Shops catering to the magical community use to be like rare unicorns – hard to find a good one and often expensive. But also often necessary for information, community, and finding hard to source products. Then the internet came. Now you can get almost anything through Amazon or the magic of Google. This diminishes the need for in person shops and the community. No longer must you travel to get spell candles or rare herbs. With a few clicks of a button and your credit card, it can be delivered to you. Which is awesome.
A lot of people reading this weren’t really consumers with purchasing power when the internet was in it’s infancy. Some of you may have never lived without the internet at all. That’s not me making a snide remark. I’m actually really happy about that. The internet is an amazing thing. I’m a huge fan.
A few months back there was a fuss about people using glamours in their image graphics. And that lead to some discussion on spells used in businesses. But the discussion was largely covered up by people clamoring about spells to counter said glamours. Now, the specifics of that event I won’t get into because there’s a lot more context about it hidden in there and none of it touches the point of this post.
People have always used spells in their shops and businesses. No, seriously, go back and read that again. People have always used spells in their shops and businesses. Always.
Twenty years ago, as a baby witch, I wandered into local witchy shops and there were spells to entice business, to encourage buys, to spend money, to bring in wealth, to protect, and to turn away thieves. When I was able to drive and expand my circle, I found more shops that did the same thing. And they’re fine. They’re rarely the sort of spells that will interfere with your own magic and they’re rarely going to make you buy something that you didn’t want or need. Most often, they’re kind of like that friend that eggs you on when you’re on the fence about buying something. They mean well (but they also want your money).
Some stores had aggressive spells. Store owners would curse thieves or turn away problematic clientele. Some even did spells to keep out people who weren’t witchy or of their own coven. Spells to curse or turn people against competitors, belittle those who don’t agree with them, curse troublesome customers, and a whole host of other nasty things. Usually though, these sorts of aggressive spells were the kind that annoyed and irked if you weren’t looking for them. Often going in those stores left you with a headache or buying something you didn’t want or need. Impulse buys were common and the spells are intrusive.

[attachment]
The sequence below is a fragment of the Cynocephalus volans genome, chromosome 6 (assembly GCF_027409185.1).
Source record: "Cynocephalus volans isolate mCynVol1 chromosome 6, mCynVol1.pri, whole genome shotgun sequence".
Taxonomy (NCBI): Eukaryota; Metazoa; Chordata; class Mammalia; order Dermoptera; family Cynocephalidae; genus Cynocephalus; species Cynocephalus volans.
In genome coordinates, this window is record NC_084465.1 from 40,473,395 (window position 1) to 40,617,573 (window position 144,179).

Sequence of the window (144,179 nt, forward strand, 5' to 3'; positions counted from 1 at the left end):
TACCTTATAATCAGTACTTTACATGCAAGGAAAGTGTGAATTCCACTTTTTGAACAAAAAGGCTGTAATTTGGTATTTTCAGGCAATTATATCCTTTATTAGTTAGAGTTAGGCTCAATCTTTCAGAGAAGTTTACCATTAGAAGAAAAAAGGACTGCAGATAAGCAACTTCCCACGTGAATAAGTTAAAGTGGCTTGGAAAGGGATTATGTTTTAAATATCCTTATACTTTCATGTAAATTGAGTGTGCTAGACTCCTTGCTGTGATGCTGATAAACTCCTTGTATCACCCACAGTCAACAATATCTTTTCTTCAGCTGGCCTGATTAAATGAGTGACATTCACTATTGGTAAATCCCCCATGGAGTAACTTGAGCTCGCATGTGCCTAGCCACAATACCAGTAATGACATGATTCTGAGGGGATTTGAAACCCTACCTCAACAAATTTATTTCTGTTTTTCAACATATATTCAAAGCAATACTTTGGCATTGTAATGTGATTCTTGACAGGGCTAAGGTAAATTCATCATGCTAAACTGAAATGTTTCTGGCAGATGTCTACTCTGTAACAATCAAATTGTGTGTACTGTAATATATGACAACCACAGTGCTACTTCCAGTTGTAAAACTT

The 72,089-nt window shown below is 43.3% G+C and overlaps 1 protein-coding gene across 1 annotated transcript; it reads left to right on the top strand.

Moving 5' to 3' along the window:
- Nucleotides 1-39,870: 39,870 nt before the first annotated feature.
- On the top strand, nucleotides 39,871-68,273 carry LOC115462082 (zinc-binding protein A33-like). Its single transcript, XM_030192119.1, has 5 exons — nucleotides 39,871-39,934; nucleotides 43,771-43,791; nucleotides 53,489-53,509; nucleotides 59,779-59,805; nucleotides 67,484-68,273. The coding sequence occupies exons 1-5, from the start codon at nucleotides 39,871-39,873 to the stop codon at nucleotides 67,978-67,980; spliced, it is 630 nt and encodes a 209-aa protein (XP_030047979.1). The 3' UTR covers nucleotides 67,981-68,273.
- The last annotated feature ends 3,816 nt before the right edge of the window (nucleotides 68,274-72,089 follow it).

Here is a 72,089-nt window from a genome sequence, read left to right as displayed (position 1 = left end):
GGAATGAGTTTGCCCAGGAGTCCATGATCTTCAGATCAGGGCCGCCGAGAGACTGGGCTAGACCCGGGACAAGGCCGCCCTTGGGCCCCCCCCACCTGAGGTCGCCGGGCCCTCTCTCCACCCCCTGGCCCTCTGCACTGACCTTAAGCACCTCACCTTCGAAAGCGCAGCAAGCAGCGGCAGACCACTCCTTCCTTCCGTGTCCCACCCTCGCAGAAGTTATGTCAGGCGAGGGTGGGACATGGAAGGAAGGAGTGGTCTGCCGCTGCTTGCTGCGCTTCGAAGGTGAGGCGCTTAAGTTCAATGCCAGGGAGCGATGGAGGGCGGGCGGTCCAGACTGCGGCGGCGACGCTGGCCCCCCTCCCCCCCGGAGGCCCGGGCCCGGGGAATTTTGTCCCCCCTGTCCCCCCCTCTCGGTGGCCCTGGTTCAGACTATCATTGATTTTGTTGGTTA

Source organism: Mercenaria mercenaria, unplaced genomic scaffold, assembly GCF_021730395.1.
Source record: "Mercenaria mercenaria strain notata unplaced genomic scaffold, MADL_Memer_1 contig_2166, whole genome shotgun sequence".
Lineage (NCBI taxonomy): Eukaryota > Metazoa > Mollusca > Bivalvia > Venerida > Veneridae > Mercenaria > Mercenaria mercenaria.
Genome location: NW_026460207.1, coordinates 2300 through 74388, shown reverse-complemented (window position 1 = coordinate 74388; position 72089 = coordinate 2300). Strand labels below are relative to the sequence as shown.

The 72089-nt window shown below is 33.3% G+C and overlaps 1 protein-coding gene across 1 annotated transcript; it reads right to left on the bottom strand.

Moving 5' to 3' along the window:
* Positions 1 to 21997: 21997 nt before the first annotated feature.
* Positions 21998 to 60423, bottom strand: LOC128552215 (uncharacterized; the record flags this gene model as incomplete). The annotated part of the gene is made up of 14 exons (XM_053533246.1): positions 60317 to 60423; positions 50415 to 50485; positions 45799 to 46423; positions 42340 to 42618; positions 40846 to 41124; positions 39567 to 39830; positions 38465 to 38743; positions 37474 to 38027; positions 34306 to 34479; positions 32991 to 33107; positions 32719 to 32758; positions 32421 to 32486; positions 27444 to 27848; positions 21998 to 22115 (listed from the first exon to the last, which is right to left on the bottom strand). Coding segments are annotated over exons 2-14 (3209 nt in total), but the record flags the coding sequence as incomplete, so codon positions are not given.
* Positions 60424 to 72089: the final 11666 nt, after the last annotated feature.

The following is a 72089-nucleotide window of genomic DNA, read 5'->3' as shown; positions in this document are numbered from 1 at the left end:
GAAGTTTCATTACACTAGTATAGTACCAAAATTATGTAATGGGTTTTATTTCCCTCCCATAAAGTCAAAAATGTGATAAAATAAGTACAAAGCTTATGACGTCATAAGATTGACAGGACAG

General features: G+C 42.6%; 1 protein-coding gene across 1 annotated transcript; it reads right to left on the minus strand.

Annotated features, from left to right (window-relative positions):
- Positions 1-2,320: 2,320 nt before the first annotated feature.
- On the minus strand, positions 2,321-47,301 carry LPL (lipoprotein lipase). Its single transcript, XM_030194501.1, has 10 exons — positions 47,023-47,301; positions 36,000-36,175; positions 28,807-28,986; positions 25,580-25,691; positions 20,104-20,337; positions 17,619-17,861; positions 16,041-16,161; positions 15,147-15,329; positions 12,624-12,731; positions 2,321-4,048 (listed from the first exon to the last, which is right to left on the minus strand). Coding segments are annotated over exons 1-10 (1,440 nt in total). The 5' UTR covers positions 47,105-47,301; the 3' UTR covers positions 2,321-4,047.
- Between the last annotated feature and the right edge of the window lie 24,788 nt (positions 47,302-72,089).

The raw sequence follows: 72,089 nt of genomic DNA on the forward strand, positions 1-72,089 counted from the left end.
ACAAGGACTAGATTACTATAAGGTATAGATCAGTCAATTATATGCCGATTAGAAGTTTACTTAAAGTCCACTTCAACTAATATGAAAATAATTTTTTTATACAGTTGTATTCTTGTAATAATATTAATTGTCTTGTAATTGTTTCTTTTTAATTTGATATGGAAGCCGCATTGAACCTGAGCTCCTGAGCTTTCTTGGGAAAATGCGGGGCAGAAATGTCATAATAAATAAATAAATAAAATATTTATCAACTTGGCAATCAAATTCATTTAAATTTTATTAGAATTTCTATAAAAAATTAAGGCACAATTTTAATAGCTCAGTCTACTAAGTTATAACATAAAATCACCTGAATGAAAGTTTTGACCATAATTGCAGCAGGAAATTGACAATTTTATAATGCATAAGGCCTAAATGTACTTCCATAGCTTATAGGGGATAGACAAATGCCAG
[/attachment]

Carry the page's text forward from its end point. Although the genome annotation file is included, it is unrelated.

When the internet came, these spells were less obvious. No longer can you see the chicken feet tied behind the door but instead there’s spells taped to the back of the monitor or keyboard. Clever folks will lace invisible words in their images or in their website’s HTML. And that’s still OK. It’s no different than those witchy shop spells of before.
So here’s the moral gray zone right now. There’s a lot of spells you can use in your shops and stores that help your business but at what point do you say “hey, this isn’t cool?” And you, as a consumer, what kind of spells are you willing to accept and what spells aren’t you willing to deal with?
I’ll be blatantly honest here: I use spells to encourage people to buy things they want or need if they can afford it. I do spells to encourage people to look at my items (but not necessarily buy them) and I do spells to keep away potential problematic customers for both our sakes’. Oh, there’s a whole host of spells to bring money, wealth, prosperity, and so on too, but those aren’t directed at my clients specifically. They’re general.
Don’t get me wrong. I’m clever. I know plenty of ways to make customers buy things. But that’s not the kind of shop I want to run and that’s not the kind of witch I want to be.
So the TL;DR is this: witchy shop always have and always will use magic to draw in customers. It’s how those spells work and what their purpose is that’s important to consider here. Are these spells the kind to encourage you to spend your rent money or are they the kind to say “hey, maybe next week, OK?”